What would Blessed John Henry Newman say about the recent decision by the president of the University of San Diego to rescind a fellowship offered to radical theologian Tina Beattie?
Blessed John Henry Newman engaged in many a good argument in his day, and no doubt he would have been quick to defend USD against contemporary critics like Eamon Duffy, Professor of the History of Christianity at the University of Cambridge. Duffy joined in the outrage against USD’s decision, calling it indicative of what he called the “Sovietisation of Catholic intellectual life which many people feel is one of the saddest features of the contemporary Church.”
Remarks like Duffy’s are similar to much of the overblown rhetoric surrounding this story which The Cardinal Newman Society has reported on extensively, but Duffy also added his own wrinkle by unfortunately attempting to use Newman’s own words to bolster his stance.
Contrary to Duffy, The Catholic Herald writer William Oddie wrote recently that USD should never have issued the invitation in the first place to Beattie. “A few inquiries about Professor Beatt[ie] would have elicited that she was already well-known for her rejection of the authority for Catholics of the Magisterium of the Church,” wrote Oddie, who specifically pointed out Beattie’s radical position on gay “marriage.”
Beattie also supports abortion rights and has spoken out in favor of female ordination as The Cardinal Newman Society has reported previously.
But Oddie specifically targets Duffy’s usage of Newman to criticize USD:
In his defence of Professor Beattie, Professor Duffy quotes John Henry Newman, predictably perhaps, woefully out of context: claiming Newman in this way is, of course, an established liberal tactic; usually, it is the Letter to the Duke of Norfolk which is thus abused in an attempt to paint Newman, that wonderfully acerbic doctrinal rigorist and scourge of liberalism (which he describes in the Apologia as “false liberty of thought”) as being a liberal himself. I think Professor Duffy’s quotation must be from The Idea of a University (though I have been unable, after several digital scans of Newman’s works, to discover this passage — can anyone identify it?) Newman, he says, “criticised the ‘shortsightedness’ of those who ‘have thought that the strictest Catholic University could by its rules and its teachings exclude intellectual challenges to faith. The cultivation of the intellect involves that danger, and where it is absolutely excluded, there is no cultivation’.”
But this simply cannot be applied as a defence of Professor Beattie. For a start, it is clear that Newman was writing about intellectual challenges from outside the Church and not from within the community of faith. Newman made absolutely unambiguous his belief that in modern conditions a specifically Catholic University ought to exclude heresy, so that its enemies were beyond its boundaries and not within them. It is, he wrote in The Idea of a University “one great advantage of an age in which unbelief speaks out, that Faith can speak out too; that, if falsehood assails Truth, Truth can assail falsehood. In such an age it is possible to found a University more emphatically Catholic than could be set up in the middle age, because Truth can entrench itself carefully, and define its own profession severely, and display its colours unequivocally, by occasion of that very unbelief which so shamelessly vaunts itself. And a kindred advantage to this is the confidence which, in such an age, we can place in all who are around us, so that we need look for no foes but those who are in the enemy’s camp.”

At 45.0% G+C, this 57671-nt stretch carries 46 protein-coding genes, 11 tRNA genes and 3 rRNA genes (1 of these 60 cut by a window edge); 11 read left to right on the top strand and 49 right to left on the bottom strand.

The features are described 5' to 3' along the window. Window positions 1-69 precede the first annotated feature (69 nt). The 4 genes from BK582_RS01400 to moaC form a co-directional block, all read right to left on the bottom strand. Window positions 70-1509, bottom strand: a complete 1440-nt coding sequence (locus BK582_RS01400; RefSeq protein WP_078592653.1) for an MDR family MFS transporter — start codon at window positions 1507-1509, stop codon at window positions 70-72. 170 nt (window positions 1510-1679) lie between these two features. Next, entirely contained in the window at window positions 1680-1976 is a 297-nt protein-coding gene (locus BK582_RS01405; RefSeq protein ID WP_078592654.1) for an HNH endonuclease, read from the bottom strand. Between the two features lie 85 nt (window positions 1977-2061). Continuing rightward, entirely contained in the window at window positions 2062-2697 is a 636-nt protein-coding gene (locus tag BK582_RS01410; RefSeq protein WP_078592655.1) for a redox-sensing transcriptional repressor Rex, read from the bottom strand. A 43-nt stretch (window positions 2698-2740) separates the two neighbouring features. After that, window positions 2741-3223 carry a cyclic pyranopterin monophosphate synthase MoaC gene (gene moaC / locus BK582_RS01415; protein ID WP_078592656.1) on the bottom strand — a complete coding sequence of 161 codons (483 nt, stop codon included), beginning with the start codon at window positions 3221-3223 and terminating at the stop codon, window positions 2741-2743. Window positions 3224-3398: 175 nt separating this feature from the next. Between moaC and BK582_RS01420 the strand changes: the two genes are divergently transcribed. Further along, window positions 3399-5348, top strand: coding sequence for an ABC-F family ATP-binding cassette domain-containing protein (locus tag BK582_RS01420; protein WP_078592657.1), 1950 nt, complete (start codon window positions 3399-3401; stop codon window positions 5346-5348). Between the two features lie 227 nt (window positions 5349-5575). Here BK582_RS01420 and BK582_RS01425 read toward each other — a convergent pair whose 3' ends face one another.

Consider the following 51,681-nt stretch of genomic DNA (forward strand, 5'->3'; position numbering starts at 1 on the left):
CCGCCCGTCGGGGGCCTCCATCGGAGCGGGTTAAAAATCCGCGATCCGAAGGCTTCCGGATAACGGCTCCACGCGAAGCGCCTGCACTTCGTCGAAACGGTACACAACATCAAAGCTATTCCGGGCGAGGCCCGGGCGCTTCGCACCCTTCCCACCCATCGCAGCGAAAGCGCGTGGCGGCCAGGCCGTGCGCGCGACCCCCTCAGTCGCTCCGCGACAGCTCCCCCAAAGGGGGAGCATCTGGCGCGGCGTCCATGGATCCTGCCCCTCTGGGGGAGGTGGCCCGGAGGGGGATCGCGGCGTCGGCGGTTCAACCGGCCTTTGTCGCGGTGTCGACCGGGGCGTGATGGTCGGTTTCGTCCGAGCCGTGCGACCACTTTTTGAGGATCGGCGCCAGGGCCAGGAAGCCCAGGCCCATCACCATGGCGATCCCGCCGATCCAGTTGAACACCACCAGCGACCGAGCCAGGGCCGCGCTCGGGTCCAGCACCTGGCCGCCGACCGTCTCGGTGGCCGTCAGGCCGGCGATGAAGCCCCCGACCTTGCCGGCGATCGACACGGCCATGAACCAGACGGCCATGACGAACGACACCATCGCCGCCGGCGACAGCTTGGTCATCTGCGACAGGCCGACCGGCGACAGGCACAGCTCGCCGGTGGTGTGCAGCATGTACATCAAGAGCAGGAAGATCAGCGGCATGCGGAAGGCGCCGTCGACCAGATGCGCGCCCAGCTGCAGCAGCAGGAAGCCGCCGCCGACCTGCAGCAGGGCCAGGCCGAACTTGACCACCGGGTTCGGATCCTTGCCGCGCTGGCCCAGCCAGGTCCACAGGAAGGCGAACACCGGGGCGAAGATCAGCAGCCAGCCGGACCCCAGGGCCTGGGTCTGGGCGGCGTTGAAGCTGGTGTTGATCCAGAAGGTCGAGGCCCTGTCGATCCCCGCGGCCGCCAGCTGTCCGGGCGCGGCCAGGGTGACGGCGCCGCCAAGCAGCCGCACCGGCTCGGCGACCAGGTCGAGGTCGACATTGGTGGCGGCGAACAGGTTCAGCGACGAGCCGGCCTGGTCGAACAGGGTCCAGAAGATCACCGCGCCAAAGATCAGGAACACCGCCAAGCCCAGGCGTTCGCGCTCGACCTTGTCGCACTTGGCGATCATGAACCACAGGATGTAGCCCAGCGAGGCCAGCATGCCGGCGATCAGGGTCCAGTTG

That is precisely what San Diego University presumably wants to do by withdrawing its invitation to Professor Beattie, an invitation it should perhaps never have issued in the first place. A few inquiries about Professor Beatty would have elicited that she was already well-known for her rejection of the authority for Catholics of the Magisterium of the Church (she is a trustee of and regular contributor to The Tablet)…
In a Catholic University, says Newman, “we need look for no foes but those who are in the enemy’s camp”. Then, maybe: but not now — and that’s the problem. Elsewhere in the same discourse, Newman says that in his own time, the Church “has … a direct command and a reliable influence over her own institutions, which was wanting in the middle ages. A University is her possession in these times, as well as her creation: nor has she the need, which once was so urgent, to expel heresies from her pale, which have now their own centres of attraction elsewhere, and spontaneously take their departure. Secular advantages no longer present an inducement to hypocrisy, and her members in consequence have the consolation of being able to be sure of each other”.
But the Church in our own times no longer has that “direct command and… reliable influence over her own institutions” that Newman believed was essential; and the old mediaeval imperative to “expel heresies from her pale” has returned as an “urgent need” for the modern Catholic University. Heresies no longer “spontaneously take their departure” as they did in Newman’s day; now, they must be driven out. There can surely be little doubt that Newman of all people would have been horrified at the idea of Tina Beattie teaching young Catholics, in a Catholic University, not only about the desirability of gay marriage and the need to defy the Church’s teachings about that, but about so much else besides.
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